Fantastic Interview with Trey

Whether you’re a Trey-basher, a Trey-fluffer or anything in between, this is a must-read interview. I’ve always said, all interviews of any member of the popular rock band Phish should be conducted by fans. This is proof: Jess Minnen’s interview with Big Red.

Click “Read more” for some excerpts.


–I remember having a conversation with Paul. In the beginning there were five people who traveled with Phish: The four of us, and Paul. He used to do everything. Paul Languedoc. I remember one day he came up to me backstage and said, “This doesn’t fit.” There were all these people around and this darkness had come over the whole thing. It was seedy and depressing. I remember looking at him and saying, “God that’s the realest thing anyone has said to me in a long time.”

–So what I saw at that Bonnaroo show was so interesting. I had two people on stage with me. One was this guy who is very religious. Matisyahu. He was singing the most beautiful…His voice…He’s singing and it’s not about him. It’s about God. He’s very straight up. He’s a Hassidic Jew. The look in his eyes…they were kind of glistening. I was playing and looking right into his eyes, and it was so moving for a couple of reasons. One was that he used to follow the band… He told me he’d been to like, every Phish show for ten years. And then he went and became a Hassidic Jew and sings reggae because of the spiritual purity of a lot of reggae. He’s singing about God. So was Bob Marley. So was Bach, for that matter. Bach wrote at the top of everything he ever wrote “For the Glory of God.”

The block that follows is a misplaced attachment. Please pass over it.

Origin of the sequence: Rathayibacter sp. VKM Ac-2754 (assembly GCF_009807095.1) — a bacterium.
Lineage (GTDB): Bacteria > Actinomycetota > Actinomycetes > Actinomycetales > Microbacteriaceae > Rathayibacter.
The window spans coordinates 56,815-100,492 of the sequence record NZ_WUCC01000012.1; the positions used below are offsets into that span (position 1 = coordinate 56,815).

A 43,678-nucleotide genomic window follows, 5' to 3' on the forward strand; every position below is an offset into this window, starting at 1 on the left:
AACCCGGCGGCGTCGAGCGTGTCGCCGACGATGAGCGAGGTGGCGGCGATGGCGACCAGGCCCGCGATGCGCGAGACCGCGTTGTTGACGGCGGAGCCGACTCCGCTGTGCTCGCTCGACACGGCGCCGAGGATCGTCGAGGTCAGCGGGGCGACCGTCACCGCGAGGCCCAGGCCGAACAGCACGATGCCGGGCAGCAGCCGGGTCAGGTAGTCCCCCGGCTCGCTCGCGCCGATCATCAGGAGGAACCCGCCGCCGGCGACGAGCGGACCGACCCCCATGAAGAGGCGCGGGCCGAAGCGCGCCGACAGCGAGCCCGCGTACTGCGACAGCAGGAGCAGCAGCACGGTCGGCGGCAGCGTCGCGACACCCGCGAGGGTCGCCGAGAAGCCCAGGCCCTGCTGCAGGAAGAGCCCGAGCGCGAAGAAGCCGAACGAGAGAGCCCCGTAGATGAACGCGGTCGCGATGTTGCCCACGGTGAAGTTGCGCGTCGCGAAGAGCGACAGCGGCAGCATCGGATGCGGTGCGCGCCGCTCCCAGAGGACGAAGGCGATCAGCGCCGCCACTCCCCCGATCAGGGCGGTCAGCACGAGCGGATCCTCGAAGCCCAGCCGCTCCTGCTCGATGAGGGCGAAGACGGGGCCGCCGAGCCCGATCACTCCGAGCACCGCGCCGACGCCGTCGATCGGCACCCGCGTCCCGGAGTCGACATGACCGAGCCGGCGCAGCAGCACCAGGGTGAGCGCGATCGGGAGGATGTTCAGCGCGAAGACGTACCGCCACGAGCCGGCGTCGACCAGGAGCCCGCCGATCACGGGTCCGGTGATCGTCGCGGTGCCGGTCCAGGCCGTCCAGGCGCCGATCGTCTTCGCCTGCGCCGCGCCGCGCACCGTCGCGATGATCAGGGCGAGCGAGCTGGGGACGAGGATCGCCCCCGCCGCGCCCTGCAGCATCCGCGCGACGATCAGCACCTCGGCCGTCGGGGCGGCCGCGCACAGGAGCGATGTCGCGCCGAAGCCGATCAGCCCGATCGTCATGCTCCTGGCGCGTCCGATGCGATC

–I think our guest list at Coventry was like, three thousand people. Everyone on our crew was taking care of this ongoing scene, and it was becoming more and more difficult to do what we were supposed to be doing, which was concentrating on the music and practicing. I always think about what was to me one of the great Phish shows. I just look at it as an amazing night, symbolic of everything good about Phish: the 1996 Atlanta Halloween show when we did the Talking Heads album. It was because we spent months practicing for that thing. All the way up until four o’clock in the morning we were practicing for that show. And then we played the music once. That’s always what it was like with Phish. That’s the way I like to work. I love writing. I love practicing. I love working towards that experience on stage.

8 COMMENTS

  1. Wow!! Where do you start? So much said in such a short time .

    Keeping it short, all the negativity surrounding Bo Bice’s appearance at Bonnaroo was hogwash. Everyone (but true fans…) claimed Trey SOLD OUT-period. “He brought Bo Bice on stage from American Idol-sell out”. I saw it everywhere on the web -Jambase particularly. Not once did any of you think Trey feels the same about the show as we all do – it’s a lifeless form of crap!!!!! He got creamed for that move, and for apparently all the wrong reasons